Following the unexplained suicide of his wife Liza, website designer Wilson turns to gasoline fumes and remote control gaming while avoiding an inevitable conflict with his mother-in-law.
© 2002 Sony Pictures Entertainment Inc. All Rights Reserved.
Tomatometer®reviews counted: 23see all Love Liza reviews
Top Critic Reviews
Rotten: Despite Hoffman's best efforts, Wilson remains a silent, lumpish cipher; his encounters reveal nothing about who he is or who he was before.
- Ann Hornaday, Washington Post, Friday, February 7, 2003
Rotten: Largely this sad story is handled with a morbidity and monotony that go nowhere -- certainly not toward understanding.
- Bruce Westbrook, Houston Chronicle, Friday, March 7, 2003
Rotten: A showcase for an actor's actor rather than as a drama that engages our hearts.
- Carrie Rickey, Philadelphia Inquirer, Thursday, February 27, 2003
One man's strange and unlikely odyssey following the suicide of his wife. Philip Seymour Hoffman is simply amazing in the lead role. A beautiful visual style and wonderful off-kilter storytelling elevate this film above the usual cliched, formulaic hollywood tear-jerkers. What we are left with is a very real portrait of depression, coping with loss, and how close one may come to "closure".
- jefffyke, Wednesday, August 25, 2010
As illustrious as Philip Seymour Hoffman's career has become, Love Liza perhaps offers a hidden gem in his laudable career. In it he plays a distraught widower, whose wife killed herself for seemingly unknown reasons. This propels him on a strange journey involving gasoline and remote controlled airplanes. It's an undeniably indie film, unconventional in many respects, and effective on an emotional level. Its narrative arc, however, leaves something to be desired. Philip Seymour Hoffman's performance is certainly the most notable aspect of the film, making it worth watching for its shear depth and power alone. He embodies the manic personality perfectly, sometimes deliriously upbeat, other times helplessly distraught and confused. This is what the film gets right, a loss such as what Hoffman's character experienced is not easily gotten over, and does not offer happy endings or easy answers. Life can be confusing, inexplicable, and harsh, Love Liza captures this with a mature sense surpassing many similarly themed films. The problem with Love Liza, however, is that its script, smart in its characterizations, doesn't pay off in a narrative sense. The relationship between Hoffman and his wife is never fully explored, with no sense of resolution to be had, which can work, but only if we can more aptly identify with the dynamics at work. The film offers interesting characters, but raises more questions than it answers, leaving the film in a bit of a meandering spot. An overall effective drama, notable for its strong central performance. 3.5/5 Stars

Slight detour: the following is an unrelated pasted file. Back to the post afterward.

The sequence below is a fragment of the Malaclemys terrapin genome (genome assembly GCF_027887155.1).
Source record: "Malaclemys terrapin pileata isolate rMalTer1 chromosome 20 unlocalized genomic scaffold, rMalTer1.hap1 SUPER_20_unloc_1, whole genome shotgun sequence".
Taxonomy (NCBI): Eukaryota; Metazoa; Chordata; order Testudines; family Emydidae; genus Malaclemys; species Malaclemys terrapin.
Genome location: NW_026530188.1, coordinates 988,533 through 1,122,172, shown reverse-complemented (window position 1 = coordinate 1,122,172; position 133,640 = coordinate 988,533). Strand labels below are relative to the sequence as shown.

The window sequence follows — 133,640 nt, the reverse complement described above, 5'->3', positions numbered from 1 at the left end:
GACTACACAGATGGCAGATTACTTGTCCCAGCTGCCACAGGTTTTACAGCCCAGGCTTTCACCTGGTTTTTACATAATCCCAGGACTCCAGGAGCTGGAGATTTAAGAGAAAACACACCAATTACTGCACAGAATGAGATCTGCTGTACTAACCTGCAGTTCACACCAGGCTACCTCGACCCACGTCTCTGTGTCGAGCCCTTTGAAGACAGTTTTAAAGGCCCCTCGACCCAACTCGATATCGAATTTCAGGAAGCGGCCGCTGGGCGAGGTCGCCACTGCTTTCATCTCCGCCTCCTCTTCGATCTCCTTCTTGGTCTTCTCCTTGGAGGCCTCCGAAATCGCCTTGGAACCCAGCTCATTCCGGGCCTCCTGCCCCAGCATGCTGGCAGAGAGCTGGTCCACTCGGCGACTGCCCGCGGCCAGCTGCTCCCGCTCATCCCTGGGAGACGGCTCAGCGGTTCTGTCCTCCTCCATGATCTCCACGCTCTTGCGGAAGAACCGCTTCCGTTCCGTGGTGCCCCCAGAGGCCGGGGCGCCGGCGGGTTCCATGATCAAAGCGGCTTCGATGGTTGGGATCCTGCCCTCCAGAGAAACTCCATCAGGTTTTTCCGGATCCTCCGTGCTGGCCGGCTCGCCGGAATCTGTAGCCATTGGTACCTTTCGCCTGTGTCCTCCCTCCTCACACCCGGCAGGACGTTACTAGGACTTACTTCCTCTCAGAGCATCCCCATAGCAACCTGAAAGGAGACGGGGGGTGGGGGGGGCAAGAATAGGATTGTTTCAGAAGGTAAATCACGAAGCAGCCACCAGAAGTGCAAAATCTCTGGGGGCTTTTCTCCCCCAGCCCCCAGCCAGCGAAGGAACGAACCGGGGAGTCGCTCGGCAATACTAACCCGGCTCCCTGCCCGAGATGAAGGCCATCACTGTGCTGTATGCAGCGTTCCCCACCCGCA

- fb704730572, Saturday, September 14, 2013
Powerfully depressing movie about a man's life beginning to fall apart after his wife's suicide. Very poignant, very awkward. I think people (or at least I) can connect very strongly with PSH's acting, because he plays such a normal dude reacting to emotional situations. I recommend this for the emotion and the acting, but maybe not if you really can't do depressing movies, because this one is up there.
- entirelytoomuch, Saturday, December 4, 2010